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Publication numberUS20110017800 A1
Publication typeApplication
Application numberUS 12/793,326
Publication dateJan 27, 2011
Filing dateJun 3, 2010
Priority dateJul 21, 2009
Also published asCA2707998A1, EP2277459A1, US8328062, US20130056516
Publication number12793326, 793326, US 2011/0017800 A1, US 2011/017800 A1, US 20110017800 A1, US 20110017800A1, US 2011017800 A1, US 2011017800A1, US-A1-20110017800, US-A1-2011017800, US2011/0017800A1, US2011/017800A1, US20110017800 A1, US20110017800A1, US2011017800 A1, US2011017800A1
InventorsFrank J. Viola
Original AssigneeViola Frank J
Export CitationBiBTeX, EndNote, RefMan
External Links: USPTO, USPTO Assignment, Espacenet
Surgical instrument with curvilinear tissue-contacting surfaces
US 20110017800 A1
Abstract
A surgical stapling instrument including a handle assembly, an elongated body portion, a shell assembly and an anvil assembly. The elongated body portion extends distally from the handle assembly and defines a longitudinal axis. The shell assembly is disposed adjacent a distal end of the elongated body portion and includes a non-planar, tissue-contacting surface oriented obliquely with respect to the longitudinal axis. The anvil assembly includes a non-planar, tissue-contacting surface oriented obliquely with respect to the longitudinal axis. The tissue-contacting surface of the anvil assembly is configured to align with the tissue-contacting surface of the shell assembly when the anvil assembly and shell assembly are in the approximated position.
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Claims(17)
1. A surgical stapling instrument, comprising:
a handle assembly;
an elongated body portion extending distally from the handle assembly and defining a longitudinal axis;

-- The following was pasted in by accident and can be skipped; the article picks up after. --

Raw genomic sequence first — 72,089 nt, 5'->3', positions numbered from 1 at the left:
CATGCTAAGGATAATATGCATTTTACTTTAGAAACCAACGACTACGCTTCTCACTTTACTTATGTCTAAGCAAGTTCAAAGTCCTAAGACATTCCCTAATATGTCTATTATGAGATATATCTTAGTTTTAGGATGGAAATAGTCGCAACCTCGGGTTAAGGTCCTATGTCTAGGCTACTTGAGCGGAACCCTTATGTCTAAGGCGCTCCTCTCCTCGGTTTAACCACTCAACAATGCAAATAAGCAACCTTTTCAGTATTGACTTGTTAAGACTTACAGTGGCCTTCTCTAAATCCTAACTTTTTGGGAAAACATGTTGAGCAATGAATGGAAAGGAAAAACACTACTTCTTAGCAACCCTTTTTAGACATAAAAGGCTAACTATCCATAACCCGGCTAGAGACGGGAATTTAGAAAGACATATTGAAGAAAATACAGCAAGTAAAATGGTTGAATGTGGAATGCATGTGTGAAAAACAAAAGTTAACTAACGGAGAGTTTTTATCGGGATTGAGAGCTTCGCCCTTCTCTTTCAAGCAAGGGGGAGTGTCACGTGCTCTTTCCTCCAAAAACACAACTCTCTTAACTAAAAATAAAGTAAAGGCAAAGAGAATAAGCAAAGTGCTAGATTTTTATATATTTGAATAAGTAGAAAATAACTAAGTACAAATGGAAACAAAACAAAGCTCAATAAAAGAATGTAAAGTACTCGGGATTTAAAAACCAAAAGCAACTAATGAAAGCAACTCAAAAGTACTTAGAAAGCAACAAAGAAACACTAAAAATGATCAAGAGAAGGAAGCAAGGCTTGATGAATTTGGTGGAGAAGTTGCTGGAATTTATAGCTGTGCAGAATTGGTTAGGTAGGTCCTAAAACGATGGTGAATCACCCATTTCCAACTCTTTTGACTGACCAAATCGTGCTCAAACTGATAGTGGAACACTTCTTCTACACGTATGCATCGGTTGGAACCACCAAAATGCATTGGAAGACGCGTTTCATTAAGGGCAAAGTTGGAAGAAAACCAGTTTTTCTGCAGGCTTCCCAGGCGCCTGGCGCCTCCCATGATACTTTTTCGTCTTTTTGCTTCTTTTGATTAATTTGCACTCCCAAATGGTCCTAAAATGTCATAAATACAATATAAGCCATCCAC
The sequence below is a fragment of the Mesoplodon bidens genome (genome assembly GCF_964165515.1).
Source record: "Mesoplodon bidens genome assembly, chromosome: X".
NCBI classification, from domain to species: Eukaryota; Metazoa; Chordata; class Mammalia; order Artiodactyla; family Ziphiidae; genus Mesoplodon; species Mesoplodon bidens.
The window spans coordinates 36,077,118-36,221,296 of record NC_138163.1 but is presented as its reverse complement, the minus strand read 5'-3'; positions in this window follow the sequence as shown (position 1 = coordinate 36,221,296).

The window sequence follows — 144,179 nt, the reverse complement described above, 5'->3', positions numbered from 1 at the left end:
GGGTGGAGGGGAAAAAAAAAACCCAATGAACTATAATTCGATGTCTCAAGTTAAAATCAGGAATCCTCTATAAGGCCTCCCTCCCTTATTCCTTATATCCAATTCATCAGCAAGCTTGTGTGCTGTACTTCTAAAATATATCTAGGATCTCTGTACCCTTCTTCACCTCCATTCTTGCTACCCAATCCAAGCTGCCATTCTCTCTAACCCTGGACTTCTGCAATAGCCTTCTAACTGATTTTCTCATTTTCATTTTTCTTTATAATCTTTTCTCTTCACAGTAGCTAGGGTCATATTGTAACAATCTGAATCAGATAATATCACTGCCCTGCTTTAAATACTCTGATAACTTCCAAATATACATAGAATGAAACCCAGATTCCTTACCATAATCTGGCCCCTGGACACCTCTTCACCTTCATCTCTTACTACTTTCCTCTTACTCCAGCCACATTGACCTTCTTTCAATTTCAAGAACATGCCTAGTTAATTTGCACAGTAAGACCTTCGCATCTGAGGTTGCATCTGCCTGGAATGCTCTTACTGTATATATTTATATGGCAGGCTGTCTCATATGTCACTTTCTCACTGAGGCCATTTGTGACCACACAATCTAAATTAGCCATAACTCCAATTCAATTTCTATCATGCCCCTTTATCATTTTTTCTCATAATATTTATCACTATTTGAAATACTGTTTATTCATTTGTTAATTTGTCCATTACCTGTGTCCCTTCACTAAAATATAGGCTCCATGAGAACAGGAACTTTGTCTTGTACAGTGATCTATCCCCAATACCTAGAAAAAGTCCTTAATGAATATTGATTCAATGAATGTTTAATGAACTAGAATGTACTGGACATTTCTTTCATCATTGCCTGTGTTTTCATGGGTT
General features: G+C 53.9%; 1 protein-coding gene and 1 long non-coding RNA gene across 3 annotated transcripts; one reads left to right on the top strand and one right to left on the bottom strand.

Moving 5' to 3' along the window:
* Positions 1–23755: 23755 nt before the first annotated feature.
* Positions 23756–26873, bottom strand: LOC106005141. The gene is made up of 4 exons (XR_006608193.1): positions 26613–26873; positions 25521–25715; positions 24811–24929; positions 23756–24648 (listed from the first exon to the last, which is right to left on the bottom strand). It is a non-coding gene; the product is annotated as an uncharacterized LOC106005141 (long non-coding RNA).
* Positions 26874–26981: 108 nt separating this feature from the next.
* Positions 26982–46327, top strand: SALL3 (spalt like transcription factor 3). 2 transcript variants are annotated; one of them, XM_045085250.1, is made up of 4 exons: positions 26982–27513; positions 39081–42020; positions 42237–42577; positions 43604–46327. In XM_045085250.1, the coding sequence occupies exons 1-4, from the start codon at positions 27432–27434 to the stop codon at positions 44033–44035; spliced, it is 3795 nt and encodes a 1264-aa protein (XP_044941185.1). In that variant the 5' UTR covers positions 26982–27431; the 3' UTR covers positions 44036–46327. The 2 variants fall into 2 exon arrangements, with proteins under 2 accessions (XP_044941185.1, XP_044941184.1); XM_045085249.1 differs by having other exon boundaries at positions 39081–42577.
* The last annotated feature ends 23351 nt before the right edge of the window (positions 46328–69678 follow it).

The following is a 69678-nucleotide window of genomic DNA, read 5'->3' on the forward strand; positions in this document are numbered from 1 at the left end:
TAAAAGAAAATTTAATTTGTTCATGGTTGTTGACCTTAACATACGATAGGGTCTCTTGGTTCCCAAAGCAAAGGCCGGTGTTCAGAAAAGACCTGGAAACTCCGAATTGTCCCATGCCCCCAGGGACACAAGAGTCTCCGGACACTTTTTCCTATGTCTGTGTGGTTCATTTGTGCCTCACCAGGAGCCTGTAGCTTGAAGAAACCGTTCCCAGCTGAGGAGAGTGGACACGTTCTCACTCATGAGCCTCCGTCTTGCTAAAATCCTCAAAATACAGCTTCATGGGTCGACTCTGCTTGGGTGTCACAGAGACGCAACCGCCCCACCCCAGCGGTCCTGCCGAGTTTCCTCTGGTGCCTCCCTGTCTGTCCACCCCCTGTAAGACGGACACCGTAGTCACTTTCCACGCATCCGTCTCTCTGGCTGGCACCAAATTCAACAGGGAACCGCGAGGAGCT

a shell assembly disposed adjacent a distal end of the elongated body portion, the shell assembly including a non-planar, tissue-contacting surface oriented obliquely with respect to the longitudinal axis; and
an anvil assembly including a non-planar, tissue-contacting surface oriented obliquely with respect to the longitudinal axis;
wherein the tissue-contacting surface of the anvil assembly is configured to align with the tissue-contacting surface of the shell assembly when the anvil assembly and shell assembly are in an approximated position.
2. The surgical stapling instrument of claim 1, wherein the tissue-contacting surface of the shell assembly and the tissue-contacting surface of the anvil assembly are each curvilinear along at least a portion of their lengths.
3. The surgical stapling instrument of claim 1, wherein the tissue-contacting surface of the shell assembly includes at least one convexly curved section and at least one concavely curved section.
4. The surgical stapling instrument of claim 1, wherein the tissue-contacting surface of the anvil assembly includes at least one convexly curved section and at least one concavely curved section.
5. The surgical stapling instrument of claim 3, wherein the tissue-contacting surface of the anvil assembly includes at least one convexly curved section and at least one concavely curved section.
6. The surgical stapling instrument of claim 1, wherein the tissue-contacting surface of the shell assembly includes two curvilinear segments, the curvilinear segments being separated by a concave point and a convex point.